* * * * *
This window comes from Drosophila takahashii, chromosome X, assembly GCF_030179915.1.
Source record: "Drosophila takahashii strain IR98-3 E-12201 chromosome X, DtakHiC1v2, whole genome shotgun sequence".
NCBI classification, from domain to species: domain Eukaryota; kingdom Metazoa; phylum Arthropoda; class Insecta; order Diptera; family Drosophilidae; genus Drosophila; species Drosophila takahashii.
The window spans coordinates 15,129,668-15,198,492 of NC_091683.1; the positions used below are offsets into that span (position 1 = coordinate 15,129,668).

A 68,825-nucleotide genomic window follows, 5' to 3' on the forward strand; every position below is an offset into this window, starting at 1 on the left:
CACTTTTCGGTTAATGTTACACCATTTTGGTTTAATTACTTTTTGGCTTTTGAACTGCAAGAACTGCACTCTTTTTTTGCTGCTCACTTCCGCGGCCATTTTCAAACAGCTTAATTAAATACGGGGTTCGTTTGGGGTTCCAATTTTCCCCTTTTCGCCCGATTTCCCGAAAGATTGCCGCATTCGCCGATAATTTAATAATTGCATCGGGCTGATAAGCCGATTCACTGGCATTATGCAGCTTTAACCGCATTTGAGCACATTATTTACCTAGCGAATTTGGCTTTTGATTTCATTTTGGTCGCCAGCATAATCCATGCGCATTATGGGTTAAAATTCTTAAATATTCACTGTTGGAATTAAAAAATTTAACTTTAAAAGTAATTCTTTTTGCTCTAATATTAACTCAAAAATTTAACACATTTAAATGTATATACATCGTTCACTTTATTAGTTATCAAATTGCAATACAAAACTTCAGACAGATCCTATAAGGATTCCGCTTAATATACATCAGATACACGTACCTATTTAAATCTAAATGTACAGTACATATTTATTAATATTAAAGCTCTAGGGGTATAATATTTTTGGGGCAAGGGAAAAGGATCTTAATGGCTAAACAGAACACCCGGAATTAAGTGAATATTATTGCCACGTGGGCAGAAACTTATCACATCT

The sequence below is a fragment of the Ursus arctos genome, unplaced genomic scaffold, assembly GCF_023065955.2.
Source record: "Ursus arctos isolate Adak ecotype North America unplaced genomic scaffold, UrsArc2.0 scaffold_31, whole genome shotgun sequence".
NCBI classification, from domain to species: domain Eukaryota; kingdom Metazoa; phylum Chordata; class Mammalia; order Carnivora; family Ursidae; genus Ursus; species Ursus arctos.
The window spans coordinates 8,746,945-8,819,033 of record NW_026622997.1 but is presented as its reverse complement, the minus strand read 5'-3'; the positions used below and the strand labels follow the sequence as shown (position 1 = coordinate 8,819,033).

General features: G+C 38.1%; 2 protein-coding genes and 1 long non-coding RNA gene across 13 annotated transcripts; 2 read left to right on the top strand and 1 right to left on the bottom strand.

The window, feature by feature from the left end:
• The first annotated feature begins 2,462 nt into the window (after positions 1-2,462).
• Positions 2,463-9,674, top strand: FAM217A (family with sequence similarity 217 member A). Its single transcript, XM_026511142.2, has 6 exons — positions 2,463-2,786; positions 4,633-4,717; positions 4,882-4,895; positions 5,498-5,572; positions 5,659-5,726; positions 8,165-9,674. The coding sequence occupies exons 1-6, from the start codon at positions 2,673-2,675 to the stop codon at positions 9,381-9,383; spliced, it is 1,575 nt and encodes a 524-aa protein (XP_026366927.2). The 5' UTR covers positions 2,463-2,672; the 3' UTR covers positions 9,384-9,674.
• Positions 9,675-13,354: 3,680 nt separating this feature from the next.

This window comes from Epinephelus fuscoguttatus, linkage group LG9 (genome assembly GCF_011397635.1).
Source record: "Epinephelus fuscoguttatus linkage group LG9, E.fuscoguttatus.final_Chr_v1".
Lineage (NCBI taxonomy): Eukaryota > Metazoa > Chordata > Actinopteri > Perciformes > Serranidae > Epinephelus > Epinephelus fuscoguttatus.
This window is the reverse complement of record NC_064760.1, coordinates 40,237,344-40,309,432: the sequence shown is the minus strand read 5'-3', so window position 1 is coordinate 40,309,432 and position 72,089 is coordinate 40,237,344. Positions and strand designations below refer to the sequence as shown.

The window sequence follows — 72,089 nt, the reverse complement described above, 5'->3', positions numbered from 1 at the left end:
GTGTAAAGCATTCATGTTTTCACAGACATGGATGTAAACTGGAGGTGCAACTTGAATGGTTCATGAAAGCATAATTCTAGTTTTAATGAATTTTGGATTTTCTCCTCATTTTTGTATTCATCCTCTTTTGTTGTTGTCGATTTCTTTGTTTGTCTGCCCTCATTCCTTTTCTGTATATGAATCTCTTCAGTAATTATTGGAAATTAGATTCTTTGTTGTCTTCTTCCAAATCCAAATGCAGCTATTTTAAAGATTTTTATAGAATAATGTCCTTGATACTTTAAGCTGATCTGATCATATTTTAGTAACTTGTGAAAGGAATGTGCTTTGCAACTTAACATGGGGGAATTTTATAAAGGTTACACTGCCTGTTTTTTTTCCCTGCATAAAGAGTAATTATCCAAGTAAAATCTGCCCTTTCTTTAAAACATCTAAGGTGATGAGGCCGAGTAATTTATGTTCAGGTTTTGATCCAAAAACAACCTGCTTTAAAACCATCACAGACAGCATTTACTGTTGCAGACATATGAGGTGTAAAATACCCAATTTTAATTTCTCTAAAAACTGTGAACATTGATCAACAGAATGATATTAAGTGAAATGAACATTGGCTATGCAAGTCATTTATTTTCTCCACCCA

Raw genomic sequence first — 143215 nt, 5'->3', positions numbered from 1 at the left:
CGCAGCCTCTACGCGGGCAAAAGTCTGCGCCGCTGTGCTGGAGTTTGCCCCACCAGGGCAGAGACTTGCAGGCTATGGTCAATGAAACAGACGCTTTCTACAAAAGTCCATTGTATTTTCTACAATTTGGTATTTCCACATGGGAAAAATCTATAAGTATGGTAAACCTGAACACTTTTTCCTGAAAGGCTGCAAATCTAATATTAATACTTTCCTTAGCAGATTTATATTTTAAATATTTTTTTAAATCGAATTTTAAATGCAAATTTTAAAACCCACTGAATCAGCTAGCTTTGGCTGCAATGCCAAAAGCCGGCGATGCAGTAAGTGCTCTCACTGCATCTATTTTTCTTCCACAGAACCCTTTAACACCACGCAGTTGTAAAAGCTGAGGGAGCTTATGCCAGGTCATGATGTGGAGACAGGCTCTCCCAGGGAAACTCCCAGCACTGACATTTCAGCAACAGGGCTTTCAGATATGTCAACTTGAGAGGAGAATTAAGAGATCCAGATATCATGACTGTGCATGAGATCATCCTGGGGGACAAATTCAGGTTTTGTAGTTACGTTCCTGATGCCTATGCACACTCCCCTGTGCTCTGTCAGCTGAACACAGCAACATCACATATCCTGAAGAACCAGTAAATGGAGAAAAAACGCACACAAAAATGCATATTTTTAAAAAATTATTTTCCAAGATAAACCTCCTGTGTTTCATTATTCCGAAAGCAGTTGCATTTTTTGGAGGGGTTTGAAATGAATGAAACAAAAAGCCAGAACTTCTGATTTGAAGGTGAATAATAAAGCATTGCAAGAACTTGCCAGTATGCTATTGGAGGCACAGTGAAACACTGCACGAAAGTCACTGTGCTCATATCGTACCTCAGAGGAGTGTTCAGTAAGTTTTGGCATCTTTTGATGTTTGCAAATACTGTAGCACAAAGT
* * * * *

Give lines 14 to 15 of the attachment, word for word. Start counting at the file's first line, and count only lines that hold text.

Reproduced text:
• Positions 2,463-9,674, top strand: FAM217A (family with sequence similarity 217 member A). Its single transcript, XM_026511142.2, has 6 exons — positions 2,463-2,786; positions 4,633-4,717; positions 4,882-4,895; positions 5,498-5,572; positions 5,659-5,726; positions 8,165-9,674. The coding sequence occupies exons 1-6, from the start codon at positions 2,673-2,675 to the stop codon at positions 9,381-9,383; spliced, it is 1,575 nt and encodes a 524-aa protein (XP_026366927.2). The 5' UTR covers positions 2,463-2,672; the 3' UTR covers positions 9,384-9,674.
• Positions 9,675-13,354: 3,680 nt separating this feature from the next.